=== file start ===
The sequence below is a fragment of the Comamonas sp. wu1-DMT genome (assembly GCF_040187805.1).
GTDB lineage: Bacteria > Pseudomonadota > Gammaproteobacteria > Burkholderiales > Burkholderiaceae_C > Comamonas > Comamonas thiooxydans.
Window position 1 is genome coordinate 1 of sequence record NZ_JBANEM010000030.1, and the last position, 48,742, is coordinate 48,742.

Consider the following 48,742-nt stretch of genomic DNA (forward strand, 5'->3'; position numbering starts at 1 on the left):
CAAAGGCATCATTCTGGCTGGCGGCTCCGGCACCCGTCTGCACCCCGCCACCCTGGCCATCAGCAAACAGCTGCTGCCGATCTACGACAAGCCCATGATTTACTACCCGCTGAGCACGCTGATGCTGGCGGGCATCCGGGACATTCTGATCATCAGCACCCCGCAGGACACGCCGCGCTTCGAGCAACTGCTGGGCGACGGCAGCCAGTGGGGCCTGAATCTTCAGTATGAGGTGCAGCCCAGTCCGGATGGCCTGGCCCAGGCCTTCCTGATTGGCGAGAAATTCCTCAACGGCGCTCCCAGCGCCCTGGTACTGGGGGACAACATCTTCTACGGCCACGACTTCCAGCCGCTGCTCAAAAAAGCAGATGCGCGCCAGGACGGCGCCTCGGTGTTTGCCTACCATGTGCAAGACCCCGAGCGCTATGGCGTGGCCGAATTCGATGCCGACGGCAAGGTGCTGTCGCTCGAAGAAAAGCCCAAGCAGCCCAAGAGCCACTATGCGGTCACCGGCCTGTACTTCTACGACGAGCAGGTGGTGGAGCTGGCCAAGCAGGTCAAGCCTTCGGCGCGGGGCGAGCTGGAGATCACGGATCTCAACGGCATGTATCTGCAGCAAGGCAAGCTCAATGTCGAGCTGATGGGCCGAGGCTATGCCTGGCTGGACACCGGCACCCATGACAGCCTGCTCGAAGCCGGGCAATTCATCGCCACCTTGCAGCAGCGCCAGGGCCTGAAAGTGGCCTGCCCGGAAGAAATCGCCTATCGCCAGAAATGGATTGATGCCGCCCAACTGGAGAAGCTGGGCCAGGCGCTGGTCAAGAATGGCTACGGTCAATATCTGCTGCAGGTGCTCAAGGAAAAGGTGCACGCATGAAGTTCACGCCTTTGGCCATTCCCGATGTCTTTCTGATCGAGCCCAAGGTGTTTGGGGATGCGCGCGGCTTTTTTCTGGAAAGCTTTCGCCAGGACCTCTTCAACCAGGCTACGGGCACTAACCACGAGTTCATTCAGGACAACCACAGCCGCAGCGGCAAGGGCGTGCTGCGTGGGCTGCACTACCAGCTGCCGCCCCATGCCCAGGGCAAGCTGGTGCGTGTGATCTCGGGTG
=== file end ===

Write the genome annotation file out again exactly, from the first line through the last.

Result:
The sequence below is a fragment of the Comamonas sp. wu1-DMT genome (assembly GCF_040187805.1).
GTDB lineage: Bacteria > Pseudomonadota > Gammaproteobacteria > Burkholderiales > Burkholderiaceae_C > Comamonas > Comamonas thiooxydans.
Window position 1 is genome coordinate 1 of sequence record NZ_JBANEM010000030.1, and the last position, 48,742, is coordinate 48,742.

Consider the following 48,742-nt stretch of genomic DNA (forward strand, 5'->3'; position numbering starts at 1 on the left):
CAAAGGCATCATTCTGGCTGGCGGCTCCGGCACCCGTCTGCACCCCGCCACCCTGGCCATCAGCAAACAGCTGCTGCCGATCTACGACAAGCCCATGATTTACTACCCGCTGAGCACGCTGATGCTGGCGGGCATCCGGGACATTCTGATCATCAGCACCCCGCAGGACACGCCGCGCTTCGAGCAACTGCTGGGCGACGGCAGCCAGTGGGGCCTGAATCTTCAGTATGAGGTGCAGCCCAGTCCGGATGGCCTGGCCCAGGCCTTCCTGATTGGCGAGAAATTCCTCAACGGCGCTCCCAGCGCCCTGGTACTGGGGGACAACATCTTCTACGGCCACGACTTCCAGCCGCTGCTCAAAAAAGCAGATGCGCGCCAGGACGGCGCCTCGGTGTTTGCCTACCATGTGCAAGACCCCGAGCGCTATGGCGTGGCCGAATTCGATGCCGACGGCAAGGTGCTGTCGCTCGAAGAAAAGCCCAAGCAGCCCAAGAGCCACTATGCGGTCACCGGCCTGTACTTCTACGACGAGCAGGTGGTGGAGCTGGCCAAGCAGGTCAAGCCTTCGGCGCGGGGCGAGCTGGAGATCACGGATCTCAACGGCATGTATCTGCAGCAAGGCAAGCTCAATGTCGAGCTGATGGGCCGAGGCTATGCCTGGCTGGACACCGGCACCCATGACAGCCTGCTCGAAGCCGGGCAATTCATCGCCACCTTGCAGCAGCGCCAGGGCCTGAAAGTGGCCTGCCCGGAAGAAATCGCCTATCGCCAGAAATGGATTGATGCCGCCCAACTGGAGAAGCTGGGCCAGGCGCTGGTCAAGAATGGCTACGGTCAATATCTGCTGCAGGTGCTCAAGGAAAAGGTGCACGCATGAAGTTCACGCCTTTGGCCATTCCCGATGTCTTTCTGATCGAGCCCAAGGTGTTTGGGGATGCGCGCGGCTTTTTTCTGGAAAGCTTTCGCCAGGACCTCTTCAACCAGGCTACGGGCACTAACCACGAGTTCATTCAGGACAACCACAGCCGCAGCGGCAAGGGCGTGCTGCGTGGGCTGCACTACCAGCTGCCGCCCCATGCCCAGGGCAAGCTGGTGCGTGTGATCTCGGGTG